The Mediterranean archipelago of Malta has been strategically important for a succession of powers, from the Phoenicians, Greeks, and Romans to the Spanish, French, and English. The islands’ history and landscape also served as the perfect place to conquer the stresses of modern life for Margaret Dexter and her family in 1969.
By outward appearances, the Dexter family was living the American dream in Santa Barbara, California. The author’s husband, Stillman, was a partner in a successful automobile dealership. The family lived in a fine house with four healthy children and a couple of dogs. However, there was a problem. Stillman was bored. So, in 1963, the family moved to England, where they could rejuvenate through cultural enrichment. Things were going as planned, but problems arose back home, where Stillman’s business, which he had left in the hands of a partner, failed. They returned to California to pick up the pieces, but it was too late. Stillman took a job as a materials-procurement supervisor with an international building contractor
That led to his assignment to a pipeline project in Libya. In 1969, the family moved to nearby Malta, a proximity that allowed Stillman to make periodic visits home. The stay lasted only one year, but the memory of the islands’ sunwashed landscape, ocean views, and festive character sustained the family until Stillman’s death in 2003.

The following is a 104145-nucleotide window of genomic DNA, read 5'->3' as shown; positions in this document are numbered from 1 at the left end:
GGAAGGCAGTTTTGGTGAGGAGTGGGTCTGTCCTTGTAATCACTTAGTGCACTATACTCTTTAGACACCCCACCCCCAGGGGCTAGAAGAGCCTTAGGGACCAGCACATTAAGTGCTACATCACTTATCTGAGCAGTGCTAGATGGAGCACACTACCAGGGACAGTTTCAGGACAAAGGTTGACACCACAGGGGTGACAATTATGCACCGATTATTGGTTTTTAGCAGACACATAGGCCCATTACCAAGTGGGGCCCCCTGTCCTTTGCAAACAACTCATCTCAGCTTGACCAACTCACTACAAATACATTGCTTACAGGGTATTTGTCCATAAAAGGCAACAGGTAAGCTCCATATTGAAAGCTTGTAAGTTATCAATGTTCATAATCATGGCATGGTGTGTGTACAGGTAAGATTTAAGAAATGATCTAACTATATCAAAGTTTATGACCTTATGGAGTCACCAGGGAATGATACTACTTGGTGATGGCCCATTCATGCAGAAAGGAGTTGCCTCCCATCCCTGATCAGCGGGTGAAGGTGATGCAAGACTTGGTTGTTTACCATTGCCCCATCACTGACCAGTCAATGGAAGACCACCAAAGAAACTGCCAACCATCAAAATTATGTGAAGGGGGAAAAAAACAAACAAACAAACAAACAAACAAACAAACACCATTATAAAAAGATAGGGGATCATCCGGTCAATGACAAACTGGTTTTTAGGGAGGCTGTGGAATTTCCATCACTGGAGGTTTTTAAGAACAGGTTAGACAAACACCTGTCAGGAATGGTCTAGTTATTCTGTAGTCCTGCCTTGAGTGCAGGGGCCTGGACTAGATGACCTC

Malta Remembered is not a book about the place, but, as Dexter notes, “a story about soul mates written in the stars—from 1923 to 2005—stars in rare alignment.”
She depends on her diaries for most of her recollections, and a lot of them—births, school graduations, weddings, dogs dying, grandchildren being born—will appeal mainly to her own family. Those outside the household will be hard pressed to maintain interest because Dexter’s failure to weed out uninteresting facts. For example, she quotes, in its entirety, a six-page history of a Malta building owned by the Dexters’ landlord during the family’s one-year stay that would not likely interest even a native Maltese resident.
It was probably not her intention, but the author emerges as a heroine, a woman who guided her family through good times and bad the old fashioned way: by maintaining a home, delighting in the successes of those around her, and comforting them in times of distress.
Dexter ends on a poignant note. After her husband’s death, she returned to Malta, met her former landlord and his family, took nostalgic walks, and, from the deck of a boat called the Sea Cloud, tossed an envelope containing some of Stillman’s ashes into the the Mediterranean waters along with a note attesting to the couple’s love.
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